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AT&T announced on Sunday that it has acquired DirecTV for $48.5 billion in an attempt to jump into the pay-TV market. This is the latest mega media merger and will raise more questions about competition in the marketplace.
The deal is a stock-and-cash transaction worth $95 per share, based on AT&T’s closing price on Friday. It was unanimously approved by the companies’ Board of Directors.
It will bring in 20 million DirecTV customers in the U.S. and Latin America. DirecTV’s satellite services will now be available to AT&T’s 70 million customer locations.
“This is a unique opportunity that will redefine the video entertainment industry and create a company able to offer new bundles and deliver content to consumers across multiple screens – mobile devices, TVs, laptops, cars and even airplanes. At the same time, it creates immediate and long-term value for our shareholders,” Randall Stephenson, AT&T Chairman and CEO, said in a statement. He added that DirecTV will be a “great fit” with AT&T and “together we’ll be able to enhance innovation and provide customers new competitive choices for what they want in mobile, video and broadband services.”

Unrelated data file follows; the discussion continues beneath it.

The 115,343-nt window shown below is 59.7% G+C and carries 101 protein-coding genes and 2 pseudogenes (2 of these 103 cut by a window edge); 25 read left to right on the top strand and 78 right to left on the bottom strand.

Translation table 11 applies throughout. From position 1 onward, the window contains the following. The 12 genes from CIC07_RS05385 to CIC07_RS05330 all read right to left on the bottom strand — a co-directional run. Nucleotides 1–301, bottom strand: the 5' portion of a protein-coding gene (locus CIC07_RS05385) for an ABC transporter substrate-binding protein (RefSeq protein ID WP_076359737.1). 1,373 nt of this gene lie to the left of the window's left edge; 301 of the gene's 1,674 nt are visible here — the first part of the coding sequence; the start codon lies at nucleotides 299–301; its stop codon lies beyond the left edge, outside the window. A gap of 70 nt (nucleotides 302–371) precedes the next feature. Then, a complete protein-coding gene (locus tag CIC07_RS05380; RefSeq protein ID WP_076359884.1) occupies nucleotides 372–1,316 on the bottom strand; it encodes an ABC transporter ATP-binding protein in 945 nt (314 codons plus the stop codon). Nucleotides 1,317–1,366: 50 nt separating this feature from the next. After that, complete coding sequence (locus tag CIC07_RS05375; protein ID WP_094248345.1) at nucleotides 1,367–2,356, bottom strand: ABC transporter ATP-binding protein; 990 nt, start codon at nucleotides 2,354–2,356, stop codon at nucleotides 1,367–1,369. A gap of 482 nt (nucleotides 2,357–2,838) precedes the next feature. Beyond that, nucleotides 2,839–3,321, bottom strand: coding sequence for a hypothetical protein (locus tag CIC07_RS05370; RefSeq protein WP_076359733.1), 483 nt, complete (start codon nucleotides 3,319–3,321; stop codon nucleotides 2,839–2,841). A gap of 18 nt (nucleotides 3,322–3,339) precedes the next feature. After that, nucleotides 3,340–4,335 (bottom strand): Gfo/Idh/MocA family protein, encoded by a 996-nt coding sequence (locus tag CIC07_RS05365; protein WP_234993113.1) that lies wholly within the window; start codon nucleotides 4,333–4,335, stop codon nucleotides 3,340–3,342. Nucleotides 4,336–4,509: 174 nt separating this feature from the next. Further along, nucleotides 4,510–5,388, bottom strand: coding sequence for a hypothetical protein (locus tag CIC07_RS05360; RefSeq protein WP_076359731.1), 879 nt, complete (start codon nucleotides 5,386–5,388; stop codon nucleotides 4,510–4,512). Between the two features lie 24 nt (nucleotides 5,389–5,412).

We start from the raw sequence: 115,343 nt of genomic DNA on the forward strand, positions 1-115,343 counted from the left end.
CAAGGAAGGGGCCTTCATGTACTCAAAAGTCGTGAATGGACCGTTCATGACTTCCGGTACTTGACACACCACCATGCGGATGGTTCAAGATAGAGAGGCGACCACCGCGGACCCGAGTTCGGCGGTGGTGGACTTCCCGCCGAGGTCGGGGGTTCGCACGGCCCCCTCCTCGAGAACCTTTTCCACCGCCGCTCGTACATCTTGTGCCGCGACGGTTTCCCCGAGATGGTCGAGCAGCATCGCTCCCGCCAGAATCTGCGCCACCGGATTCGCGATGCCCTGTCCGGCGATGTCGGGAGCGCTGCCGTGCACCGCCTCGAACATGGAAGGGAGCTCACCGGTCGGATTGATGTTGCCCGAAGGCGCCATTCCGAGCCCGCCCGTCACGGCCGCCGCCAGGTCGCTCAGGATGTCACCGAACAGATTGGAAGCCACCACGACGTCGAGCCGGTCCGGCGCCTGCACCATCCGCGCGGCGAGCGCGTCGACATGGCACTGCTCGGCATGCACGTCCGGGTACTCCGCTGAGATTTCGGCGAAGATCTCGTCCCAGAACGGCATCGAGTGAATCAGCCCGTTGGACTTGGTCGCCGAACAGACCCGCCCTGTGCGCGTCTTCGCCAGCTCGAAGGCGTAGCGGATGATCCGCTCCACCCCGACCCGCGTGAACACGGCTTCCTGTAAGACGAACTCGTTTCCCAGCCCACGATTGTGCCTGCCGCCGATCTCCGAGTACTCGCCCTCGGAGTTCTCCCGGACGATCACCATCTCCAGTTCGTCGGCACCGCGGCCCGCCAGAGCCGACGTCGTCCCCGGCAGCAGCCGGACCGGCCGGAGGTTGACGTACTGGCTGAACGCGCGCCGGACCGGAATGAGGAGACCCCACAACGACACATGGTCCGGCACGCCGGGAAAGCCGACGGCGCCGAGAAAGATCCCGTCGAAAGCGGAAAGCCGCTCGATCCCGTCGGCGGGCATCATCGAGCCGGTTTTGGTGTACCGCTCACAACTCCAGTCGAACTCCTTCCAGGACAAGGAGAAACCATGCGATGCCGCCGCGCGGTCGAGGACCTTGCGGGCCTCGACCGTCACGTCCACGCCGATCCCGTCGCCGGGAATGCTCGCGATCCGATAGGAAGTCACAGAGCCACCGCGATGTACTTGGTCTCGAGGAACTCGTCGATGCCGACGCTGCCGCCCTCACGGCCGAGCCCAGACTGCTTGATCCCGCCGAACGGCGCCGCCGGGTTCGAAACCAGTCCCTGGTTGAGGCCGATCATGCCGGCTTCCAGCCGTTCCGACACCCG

While AT&T does have its own pay-TV service, it is dwarfed by DirecTV and other competitors. The Washington Post notes that its U-Verse service has just 5.7 million subscribers.
This is the latest mega-deal in the industry, following Comcast’s $45.2 billion deal to purchase Time Warner Cable. That, like the new deal between AT&T and DirecTV, still has to be approved by federal regulators.
In an effort to make its deal more appealing to regulators, AT&T did announce that it will bring Internet access to 15 million rural homes within four years if its deal with DirecTV is approved. It also said it would commit to net neutrality.